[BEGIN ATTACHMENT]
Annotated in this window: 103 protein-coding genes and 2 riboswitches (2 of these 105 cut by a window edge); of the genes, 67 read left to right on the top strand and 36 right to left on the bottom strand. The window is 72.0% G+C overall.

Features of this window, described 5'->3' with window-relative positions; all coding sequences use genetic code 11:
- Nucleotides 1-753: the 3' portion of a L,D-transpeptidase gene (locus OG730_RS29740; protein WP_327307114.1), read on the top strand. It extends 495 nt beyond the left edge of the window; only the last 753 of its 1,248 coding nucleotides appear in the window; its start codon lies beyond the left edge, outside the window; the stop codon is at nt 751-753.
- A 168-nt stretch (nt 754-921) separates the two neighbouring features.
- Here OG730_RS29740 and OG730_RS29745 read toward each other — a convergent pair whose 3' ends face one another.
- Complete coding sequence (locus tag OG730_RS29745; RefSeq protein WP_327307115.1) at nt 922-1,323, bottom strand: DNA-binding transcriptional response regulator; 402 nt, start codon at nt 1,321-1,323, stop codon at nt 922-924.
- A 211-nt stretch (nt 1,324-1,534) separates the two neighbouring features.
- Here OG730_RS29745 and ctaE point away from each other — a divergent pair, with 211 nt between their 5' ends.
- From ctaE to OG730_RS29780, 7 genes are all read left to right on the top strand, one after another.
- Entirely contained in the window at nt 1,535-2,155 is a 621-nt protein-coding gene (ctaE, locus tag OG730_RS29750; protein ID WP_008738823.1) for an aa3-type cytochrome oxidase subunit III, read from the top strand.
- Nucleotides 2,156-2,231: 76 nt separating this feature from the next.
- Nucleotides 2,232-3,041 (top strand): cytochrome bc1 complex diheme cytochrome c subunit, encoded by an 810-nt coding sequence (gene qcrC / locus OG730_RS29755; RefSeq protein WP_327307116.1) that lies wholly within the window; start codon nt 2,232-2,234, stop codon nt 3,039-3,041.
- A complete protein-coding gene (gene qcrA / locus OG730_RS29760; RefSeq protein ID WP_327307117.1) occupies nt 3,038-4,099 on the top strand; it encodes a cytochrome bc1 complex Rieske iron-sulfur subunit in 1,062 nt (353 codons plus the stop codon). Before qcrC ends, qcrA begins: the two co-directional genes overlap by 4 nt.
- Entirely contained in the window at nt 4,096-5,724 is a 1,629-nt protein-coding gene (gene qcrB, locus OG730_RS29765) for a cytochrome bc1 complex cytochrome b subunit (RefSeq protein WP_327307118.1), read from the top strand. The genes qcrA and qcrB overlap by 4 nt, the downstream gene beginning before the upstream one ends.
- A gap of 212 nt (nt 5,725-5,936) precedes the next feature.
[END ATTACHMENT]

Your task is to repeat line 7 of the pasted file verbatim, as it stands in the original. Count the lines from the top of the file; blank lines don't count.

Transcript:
- A 211-nt stretch (nt 1,324-1,534) separates the two neighbouring features.